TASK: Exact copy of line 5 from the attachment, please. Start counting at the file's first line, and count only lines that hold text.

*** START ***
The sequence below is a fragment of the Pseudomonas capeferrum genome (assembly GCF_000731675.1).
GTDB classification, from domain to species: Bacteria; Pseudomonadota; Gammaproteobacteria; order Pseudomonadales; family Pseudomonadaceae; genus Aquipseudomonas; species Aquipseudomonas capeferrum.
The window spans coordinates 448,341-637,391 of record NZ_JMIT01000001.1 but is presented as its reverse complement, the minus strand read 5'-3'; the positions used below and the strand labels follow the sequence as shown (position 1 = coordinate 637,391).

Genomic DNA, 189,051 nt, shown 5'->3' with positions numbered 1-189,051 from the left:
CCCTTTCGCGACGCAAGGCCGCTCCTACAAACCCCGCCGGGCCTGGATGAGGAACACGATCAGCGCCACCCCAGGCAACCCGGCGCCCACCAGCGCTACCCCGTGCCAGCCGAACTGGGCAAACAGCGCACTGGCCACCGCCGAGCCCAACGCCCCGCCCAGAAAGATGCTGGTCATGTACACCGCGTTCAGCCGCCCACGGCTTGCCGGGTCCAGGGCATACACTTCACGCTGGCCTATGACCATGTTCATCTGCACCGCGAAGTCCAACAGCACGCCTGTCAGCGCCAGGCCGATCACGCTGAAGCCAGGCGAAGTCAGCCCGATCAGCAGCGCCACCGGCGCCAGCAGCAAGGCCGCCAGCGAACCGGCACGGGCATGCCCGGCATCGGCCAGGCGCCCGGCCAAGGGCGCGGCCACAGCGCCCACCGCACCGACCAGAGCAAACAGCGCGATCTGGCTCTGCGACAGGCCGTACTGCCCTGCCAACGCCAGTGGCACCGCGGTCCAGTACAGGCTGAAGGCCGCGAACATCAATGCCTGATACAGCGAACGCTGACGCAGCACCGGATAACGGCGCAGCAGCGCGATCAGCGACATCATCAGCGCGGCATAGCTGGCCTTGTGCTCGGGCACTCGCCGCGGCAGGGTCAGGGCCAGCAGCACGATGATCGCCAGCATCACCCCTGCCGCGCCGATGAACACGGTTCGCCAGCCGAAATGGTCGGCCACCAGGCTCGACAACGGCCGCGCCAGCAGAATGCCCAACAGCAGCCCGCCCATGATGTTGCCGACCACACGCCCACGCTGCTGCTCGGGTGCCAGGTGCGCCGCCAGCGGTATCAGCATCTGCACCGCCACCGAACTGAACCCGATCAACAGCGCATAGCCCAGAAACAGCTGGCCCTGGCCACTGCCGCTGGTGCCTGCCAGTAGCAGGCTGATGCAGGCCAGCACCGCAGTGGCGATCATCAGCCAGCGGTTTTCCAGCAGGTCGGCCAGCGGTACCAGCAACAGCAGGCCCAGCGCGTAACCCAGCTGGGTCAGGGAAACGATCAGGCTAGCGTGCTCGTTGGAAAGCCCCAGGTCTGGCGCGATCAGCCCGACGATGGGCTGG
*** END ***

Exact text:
CCCTTTCGCGACGCAAGGCCGCTCCTACAAACCCCGCCGGGCCTGGATGAGGAACACGATCAGCGCCACCCCAGGCAACCCGGCGCCCACCAGCGCTACCCCGTGCCAGCCGAACTGGGCAAACAGCGCACTGGCCACCGCCGAGCCCAACGCCCCGCCCAGAAAGATGCTGGTCATGTACACCGCGTTCAGCCGCCCACGGCTTGCCGGGTCCAGGGCATACACTTCACGCTGGCCTATGACCATGTTCATCTGCACCGCGAAGTCCAACAGCACGCCTGTCAGCGCCAGGCCGATCACGCTGAAGCCAGGCGAAGTCAGCCCGATCAGCAGCGCCACCGGCGCCAGCAGCAAGGCCGCCAGCGAACCGGCACGGGCATGCCCGGCATCGGCCAGGCGCCCGGCCAAGGGCGCGGCCACAGCGCCCACCGCACCGACCAGAGCAAACAGCGCGATCTGGCTCTGCGACAGGCCGTACTGCCCTGCCAACGCCAGTGGCACCGCGGTCCAGTACAGGCTGAAGGCCGCGAACATCAATGCCTGATACAGCGAACGCTGACGCAGCACCGGATAACGGCGCAGCAGCGCGATCAGCGACATCATCAGCGCGGCATAGCTGGCCTTGTGCTCGGGCACTCGCCGCGGCAGGGTCAGGGCCAGCAGCACGATGATCGCCAGCATCACCCCTGCCGCGCCGATGAACACGGTTCGCCAGCCGAAATGGTCGGCCACCAGGCTCGACAACGGCCGCGCCAGCAGAATGCCCAACAGCAGCCCGCCCATGATGTTGCCGACCACACGCCCACGCTGCTGCTCGGGTGCCAGGTGCGCCGCCAGCGGTATCAGCATCTGCACCGCCACCGAACTGAACCCGATCAACAGCGCATAGCCCAGAAACAGCTGGCCCTGGCCACTGCCGCTGGTGCCTGCCAGTAGCAGGCTGATGCAGGCCAGCACCGCAGTGGCGATCATCAGCCAGCGGTTTTCCAGCAGGTCGGCCAGCGGTACCAGCAACAGCAGGCCCAGCGCGTAACCCAGCTGGGTCAGGGAAACGATCAGGCTAGCGTGCTCGTTGGAAAGCCCCAGGTCTGGCGCGATCAGCCCGACGATGGGCTGG